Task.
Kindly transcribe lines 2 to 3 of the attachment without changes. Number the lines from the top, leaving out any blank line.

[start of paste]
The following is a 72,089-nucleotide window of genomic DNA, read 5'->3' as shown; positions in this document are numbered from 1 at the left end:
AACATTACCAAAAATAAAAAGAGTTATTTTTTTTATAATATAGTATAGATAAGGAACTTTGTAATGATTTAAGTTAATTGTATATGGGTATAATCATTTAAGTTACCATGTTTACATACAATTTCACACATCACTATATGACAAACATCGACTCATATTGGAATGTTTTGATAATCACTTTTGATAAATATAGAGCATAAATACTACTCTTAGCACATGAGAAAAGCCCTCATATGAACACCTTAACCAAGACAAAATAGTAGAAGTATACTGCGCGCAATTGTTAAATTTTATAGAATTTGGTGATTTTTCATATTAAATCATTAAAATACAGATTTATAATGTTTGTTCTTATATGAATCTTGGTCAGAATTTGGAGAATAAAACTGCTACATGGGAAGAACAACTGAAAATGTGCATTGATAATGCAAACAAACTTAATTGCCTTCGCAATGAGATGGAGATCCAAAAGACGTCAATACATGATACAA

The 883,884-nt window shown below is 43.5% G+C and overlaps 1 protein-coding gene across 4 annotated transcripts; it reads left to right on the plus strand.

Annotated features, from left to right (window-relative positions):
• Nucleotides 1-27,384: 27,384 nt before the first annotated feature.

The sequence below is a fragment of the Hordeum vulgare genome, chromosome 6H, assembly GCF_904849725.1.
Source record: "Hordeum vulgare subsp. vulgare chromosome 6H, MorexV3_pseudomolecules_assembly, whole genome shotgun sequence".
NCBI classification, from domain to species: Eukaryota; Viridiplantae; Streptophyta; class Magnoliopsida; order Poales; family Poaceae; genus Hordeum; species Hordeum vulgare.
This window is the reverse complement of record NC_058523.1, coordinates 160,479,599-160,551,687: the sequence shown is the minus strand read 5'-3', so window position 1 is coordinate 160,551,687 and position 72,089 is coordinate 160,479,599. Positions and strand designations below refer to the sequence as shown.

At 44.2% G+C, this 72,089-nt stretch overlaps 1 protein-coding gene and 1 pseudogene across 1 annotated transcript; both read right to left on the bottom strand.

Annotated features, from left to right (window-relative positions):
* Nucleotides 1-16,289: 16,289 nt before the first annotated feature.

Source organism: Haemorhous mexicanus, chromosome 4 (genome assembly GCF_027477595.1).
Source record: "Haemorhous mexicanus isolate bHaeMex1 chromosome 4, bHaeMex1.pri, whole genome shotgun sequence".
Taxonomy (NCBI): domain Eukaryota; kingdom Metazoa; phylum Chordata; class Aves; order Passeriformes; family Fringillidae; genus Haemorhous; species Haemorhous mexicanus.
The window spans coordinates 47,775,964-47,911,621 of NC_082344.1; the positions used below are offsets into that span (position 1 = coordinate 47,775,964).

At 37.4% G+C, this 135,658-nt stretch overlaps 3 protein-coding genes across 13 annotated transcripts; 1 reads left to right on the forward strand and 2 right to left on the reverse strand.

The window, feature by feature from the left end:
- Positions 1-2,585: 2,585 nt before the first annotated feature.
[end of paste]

AACATTACCAAAAATAAAAAGAGTTATTTTTTTTATAATATAGTATAGATAAGGAACTTTGTAATGATTTAAGTTAATTGTATATGGGTATAATCATTTAAGTTACCATGTTTACATACAATTTCACACATCACTATATGACAAACATCGACTCATATTGGAATGTTTTGATAATCACTTTTGATAAATATAGAGCATAAATACTACTCTTAGCACATGAGAAAAGCCCTCATATGAACACCTTAACCAAGACAAAATAGTAGAAGTATACTGCGCGCAATTGTTAAATTTTATAGAATTTGGTGATTTTTCATATTAAATCATTAAAATACAGATTTATAATGTTTGTTCTTATATGAATCTTGGTCAGAATTTGGAGAATAAAACTGCTACATGGGAAGAACAACTGAAAATGTGCATTGATAATGCAAACAAACTTAATTGCCTTCGCAATGAGATGGAGATCCAAAAGACGTCAATACATGATACAA

The 883,884-nt window shown below is 43.5% G+C and overlaps 1 protein-coding gene across 4 annotated transcripts; it reads left to right on the plus strand.